11.04.21-Articles-Aircraft Management
11.04.21-Articles-Aircraft Management

Historic Pilot Shortage: How Jet Owners Can Retain Their Crews

November 4, 2021

The shortage of skilled pilots and aircraft mechanics, abated temporarily by the COVID-19 pandemic, has returned even stronger and is more pressing than ever. Back in 2019, it was the year’s top aviation story. Boeing’s CEO said that a global pilot shortage was one of the greatest challenges facing the airline industry. A Business Insider headline read: “There’s a growing shortage of new pilots for private jets,” and went on to suggest that some owners might eventually have to stop using—or even sell—their planes, since there would be no one qualified to fly them.

Then COVID-19 arrived, and commercial and private jet travel plummeted worldwide. In response, airlines parked planes and offered generous early retirement, and around 5,000 pilots said “yes, thank you.” And although farsighted professionals in the aviation industry knew the shortfall of pilots and technicians would not simply go away, no one knew when the pandemic would ease and the shortage would resurface.

What a Difference a Year Makes

Today, the aviation industry is on an extraordinary rebound as domestic and international air travelers return to the skies. They are flying on commercial airliners, as well as on their own or chartered private jets. In fact, the market for new and preowned private jets is red hot, driven in large part by a surge in first-time buyers. Wait times for new aircraft are much longer, preowned inventories are at historic lows. And there is again an acute need for pilots and maintenance technicians—one study estimates a shortage of 60,000 pilots by the end of this decade. Not to mention the surge of all-new electric aircraft and electric vertical takeoff and landing (eVTOL) expected to enter service the later part of this decade. And while many of those are forecast to be autonomous, there is general agreement that they will all begin as piloted craft. A pilotless future is still a ways off.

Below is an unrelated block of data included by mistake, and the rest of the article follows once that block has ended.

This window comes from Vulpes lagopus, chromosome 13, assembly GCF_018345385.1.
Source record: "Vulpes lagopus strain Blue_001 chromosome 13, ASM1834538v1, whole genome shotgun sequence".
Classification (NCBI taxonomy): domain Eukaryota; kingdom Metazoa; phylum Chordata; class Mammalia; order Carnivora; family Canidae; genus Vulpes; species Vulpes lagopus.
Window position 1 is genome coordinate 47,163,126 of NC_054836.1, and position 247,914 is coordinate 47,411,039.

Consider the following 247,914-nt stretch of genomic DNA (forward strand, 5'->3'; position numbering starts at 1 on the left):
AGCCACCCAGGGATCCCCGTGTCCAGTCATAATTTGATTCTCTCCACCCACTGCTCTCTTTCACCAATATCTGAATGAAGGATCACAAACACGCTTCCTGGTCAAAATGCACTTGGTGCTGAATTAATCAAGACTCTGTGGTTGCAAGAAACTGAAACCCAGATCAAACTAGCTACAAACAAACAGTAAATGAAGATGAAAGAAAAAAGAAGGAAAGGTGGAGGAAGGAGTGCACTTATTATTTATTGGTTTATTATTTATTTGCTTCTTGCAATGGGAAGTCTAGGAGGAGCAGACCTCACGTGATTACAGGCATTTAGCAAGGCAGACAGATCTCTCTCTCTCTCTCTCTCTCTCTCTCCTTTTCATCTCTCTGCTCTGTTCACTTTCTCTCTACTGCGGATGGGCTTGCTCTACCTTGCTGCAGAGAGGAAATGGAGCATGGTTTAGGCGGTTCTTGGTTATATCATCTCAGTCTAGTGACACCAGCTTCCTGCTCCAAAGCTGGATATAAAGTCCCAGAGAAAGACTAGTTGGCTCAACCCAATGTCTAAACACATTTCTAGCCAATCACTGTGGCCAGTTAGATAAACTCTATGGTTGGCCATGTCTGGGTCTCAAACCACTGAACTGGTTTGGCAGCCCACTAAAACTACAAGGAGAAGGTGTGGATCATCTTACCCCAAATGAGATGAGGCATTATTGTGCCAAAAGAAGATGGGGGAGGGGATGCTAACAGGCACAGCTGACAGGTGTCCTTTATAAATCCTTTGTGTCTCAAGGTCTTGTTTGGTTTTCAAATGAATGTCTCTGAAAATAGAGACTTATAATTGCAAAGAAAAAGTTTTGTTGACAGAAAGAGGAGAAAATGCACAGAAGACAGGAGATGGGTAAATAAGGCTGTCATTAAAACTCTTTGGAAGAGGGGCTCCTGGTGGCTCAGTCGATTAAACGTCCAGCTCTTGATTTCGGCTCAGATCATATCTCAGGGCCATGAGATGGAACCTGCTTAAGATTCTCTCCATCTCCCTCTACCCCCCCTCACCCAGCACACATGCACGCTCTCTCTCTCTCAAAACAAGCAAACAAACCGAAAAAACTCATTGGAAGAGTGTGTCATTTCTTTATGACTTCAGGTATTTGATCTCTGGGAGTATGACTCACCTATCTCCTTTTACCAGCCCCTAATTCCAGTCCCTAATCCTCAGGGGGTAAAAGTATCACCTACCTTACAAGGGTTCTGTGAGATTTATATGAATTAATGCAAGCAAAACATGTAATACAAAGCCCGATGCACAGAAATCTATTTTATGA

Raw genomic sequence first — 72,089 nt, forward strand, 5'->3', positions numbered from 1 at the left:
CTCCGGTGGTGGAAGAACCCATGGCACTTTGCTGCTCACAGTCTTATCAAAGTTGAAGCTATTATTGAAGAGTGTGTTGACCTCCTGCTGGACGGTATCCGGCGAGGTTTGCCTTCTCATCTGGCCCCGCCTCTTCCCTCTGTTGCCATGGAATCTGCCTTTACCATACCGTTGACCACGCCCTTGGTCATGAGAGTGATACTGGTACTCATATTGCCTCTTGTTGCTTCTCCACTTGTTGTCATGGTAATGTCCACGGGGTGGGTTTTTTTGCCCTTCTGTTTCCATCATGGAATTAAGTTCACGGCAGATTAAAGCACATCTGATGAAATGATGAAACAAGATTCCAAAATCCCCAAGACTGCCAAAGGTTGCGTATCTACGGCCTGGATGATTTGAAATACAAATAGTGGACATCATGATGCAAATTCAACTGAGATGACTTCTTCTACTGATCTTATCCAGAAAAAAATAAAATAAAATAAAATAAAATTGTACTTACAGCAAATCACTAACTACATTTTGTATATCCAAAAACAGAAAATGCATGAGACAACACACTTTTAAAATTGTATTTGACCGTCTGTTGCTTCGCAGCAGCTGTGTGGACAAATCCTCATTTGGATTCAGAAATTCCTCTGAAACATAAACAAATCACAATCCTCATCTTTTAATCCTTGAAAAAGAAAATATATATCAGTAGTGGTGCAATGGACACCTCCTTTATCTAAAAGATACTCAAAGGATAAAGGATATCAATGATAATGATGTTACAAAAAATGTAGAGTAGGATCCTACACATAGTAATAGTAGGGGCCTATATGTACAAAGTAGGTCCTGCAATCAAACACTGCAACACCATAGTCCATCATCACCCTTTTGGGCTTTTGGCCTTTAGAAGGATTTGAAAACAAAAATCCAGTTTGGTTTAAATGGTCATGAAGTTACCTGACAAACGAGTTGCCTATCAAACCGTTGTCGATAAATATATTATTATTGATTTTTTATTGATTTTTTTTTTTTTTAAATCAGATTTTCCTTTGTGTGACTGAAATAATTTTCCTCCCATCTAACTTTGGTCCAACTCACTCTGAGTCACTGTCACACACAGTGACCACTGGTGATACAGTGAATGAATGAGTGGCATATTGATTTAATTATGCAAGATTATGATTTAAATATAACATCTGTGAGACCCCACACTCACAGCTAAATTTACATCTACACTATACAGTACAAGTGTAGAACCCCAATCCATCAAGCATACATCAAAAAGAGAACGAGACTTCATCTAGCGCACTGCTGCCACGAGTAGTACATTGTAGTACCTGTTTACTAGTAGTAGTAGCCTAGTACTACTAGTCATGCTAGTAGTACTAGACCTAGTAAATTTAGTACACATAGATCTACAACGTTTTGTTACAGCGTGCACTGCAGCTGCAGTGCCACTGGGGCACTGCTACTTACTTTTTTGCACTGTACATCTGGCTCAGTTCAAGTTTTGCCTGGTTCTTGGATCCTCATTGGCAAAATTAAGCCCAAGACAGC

Recruiting From the Same Talent Pool

It can take up to two years for licensed pilots to gain the 1,500 hours of flight experience and earn the various certifications to fly a commercial airliner or private jet. Top-tier corporate jet operators have even more demanding requirements, beginning at 3,000 or 4,000 hours of experience. Companies such as Clay Lacy are working to attract and nurture the next generation of aviation professionals through scholarships and other programs. But in meantime everyone in the global aviation industry is recruiting from the same small pool of skilled talent. Everyone in the industry must do more to attract the best and brightest into the aviation field.

Private Jet Operators Must Compete with Airlines and Cargo Companies

Airlines are rewarding pilots with extremely attractive retention packages and hiring bonuses, on top of the benefits already negotiated by the powerful Air Line Pilots Association. Even some smaller regional carriers, not previously known for high pay scales, are offering large sign-on incentives. Airlines and growing cargo companies like Amazon, FedEx, UPS and others are also aggressively recruiting from private aviation, which has some of the world’s most accomplished, and therefore most in-demand, pilots.

Clay Lacy Has Pioneered a Solution

Clay Lacy started work on this problem in 2016, as older pilots began retiring just as traditional sources for experienced replacements, like the U.S. military, were drying up. The company built the industry’s first Compensation Analysis Tool, pioneering a data-driven approach that compensates crews with competitive, performance-based salaries and benefits. Clay Lacy also added a full-time corporate recruiter and a compensation analysis coordinator. The result is an innovative, robust methodology that attracts and retains the best pilots and maintenance technicians.

Investing Strategically Keeps Crews Onboard

Successful recruiting and retention are not only about pay and perks, but understanding and addressing each pilot’s quality of life concerns. For example, the need for time with families and individual retirement goals. It’s also about creating an attractive working environment and corporate culture, offering a greater sense of camaraderie and belonging, more autonomy and the ability to make decisions. These are just as important to crew members as financial compensation.

Measurable Benefits for Business Jet Owners

Investing in their crews also yields quantifiable benefits for jet owners. In addition to saving money, time and hassles through reduced pilot turnover, they can enjoy more reliable charter revenue, and experience consistently excellent onboard personal service. They will be able to build strong, long-term relationships with professionals they know, and who truly know them.

To learn more about Clay Lacy’s data-driven approach to recruitment and retention, and the benefits for both crews and owners, contact one of our Aircraft Management professionals.